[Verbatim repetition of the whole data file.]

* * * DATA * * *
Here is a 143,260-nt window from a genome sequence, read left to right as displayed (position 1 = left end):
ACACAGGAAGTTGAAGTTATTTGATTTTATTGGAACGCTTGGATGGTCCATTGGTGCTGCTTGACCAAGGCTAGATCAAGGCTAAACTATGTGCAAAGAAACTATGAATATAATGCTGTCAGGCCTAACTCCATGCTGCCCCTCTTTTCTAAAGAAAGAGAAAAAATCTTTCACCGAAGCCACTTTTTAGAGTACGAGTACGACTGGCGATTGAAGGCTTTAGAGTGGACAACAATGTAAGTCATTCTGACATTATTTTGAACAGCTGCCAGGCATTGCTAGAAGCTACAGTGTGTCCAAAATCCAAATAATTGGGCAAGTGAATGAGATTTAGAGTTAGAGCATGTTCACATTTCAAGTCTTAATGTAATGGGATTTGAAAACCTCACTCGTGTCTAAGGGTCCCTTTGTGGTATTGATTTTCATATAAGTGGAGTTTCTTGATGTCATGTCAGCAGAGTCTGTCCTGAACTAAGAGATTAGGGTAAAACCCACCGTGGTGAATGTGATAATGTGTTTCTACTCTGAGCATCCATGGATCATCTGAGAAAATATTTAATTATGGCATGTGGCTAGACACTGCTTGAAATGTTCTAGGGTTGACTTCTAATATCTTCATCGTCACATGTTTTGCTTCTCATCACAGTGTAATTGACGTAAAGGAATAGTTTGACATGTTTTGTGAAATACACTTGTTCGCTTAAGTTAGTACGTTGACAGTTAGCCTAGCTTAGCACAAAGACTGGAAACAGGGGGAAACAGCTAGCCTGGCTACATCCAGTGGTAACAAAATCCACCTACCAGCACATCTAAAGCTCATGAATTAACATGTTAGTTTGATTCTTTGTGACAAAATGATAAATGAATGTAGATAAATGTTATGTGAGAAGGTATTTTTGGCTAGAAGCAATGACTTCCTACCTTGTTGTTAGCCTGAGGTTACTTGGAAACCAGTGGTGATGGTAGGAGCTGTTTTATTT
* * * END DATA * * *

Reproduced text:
Here is a 143,260-nt window from a genome sequence, read left to right as displayed (position 1 = left end):
ACACAGGAAGTTGAAGTTATTTGATTTTATTGGAACGCTTGGATGGTCCATTGGTGCTGCTTGACCAAGGCTAGATCAAGGCTAAACTATGTGCAAAGAAACTATGAATATAATGCTGTCAGGCCTAACTCCATGCTGCCCCTCTTTTCTAAAGAAAGAGAAAAAATCTTTCACCGAAGCCACTTTTTAGAGTACGAGTACGACTGGCGATTGAAGGCTTTAGAGTGGACAACAATGTAAGTCATTCTGACATTATTTTGAACAGCTGCCAGGCATTGCTAGAAGCTACAGTGTGTCCAAAATCCAAATAATTGGGCAAGTGAATGAGATTTAGAGTTAGAGCATGTTCACATTTCAAGTCTTAATGTAATGGGATTTGAAAACCTCACTCGTGTCTAAGGGTCCCTTTGTGGTATTGATTTTCATATAAGTGGAGTTTCTTGATGTCATGTCAGCAGAGTCTGTCCTGAACTAAGAGATTAGGGTAAAACCCACCGTGGTGAATGTGATAATGTGTTTCTACTCTGAGCATCCATGGATCATCTGAGAAAATATTTAATTATGGCATGTGGCTAGACACTGCTTGAAATGTTCTAGGGTTGACTTCTAATATCTTCATCGTCACATGTTTTGCTTCTCATCACAGTGTAATTGACGTAAAGGAATAGTTTGACATGTTTTGTGAAATACACTTGTTCGCTTAAGTTAGTACGTTGACAGTTAGCCTAGCTTAGCACAAAGACTGGAAACAGGGGGAAACAGCTAGCCTGGCTACATCCAGTGGTAACAAAATCCACCTACCAGCACATCTAAAGCTCATGAATTAACATGTTAGTTTGATTCTTTGTGACAAAATGATAAATGAATGTAGATAAATGTTATGTGAGAAGGTATTTTTGGCTAGAAGCAATGACTTCCTACCTTGTTGTTAGCCTGAGGTTACTTGGAAACCAGTGGTGATGGTAGGAGCTGTTTTATTT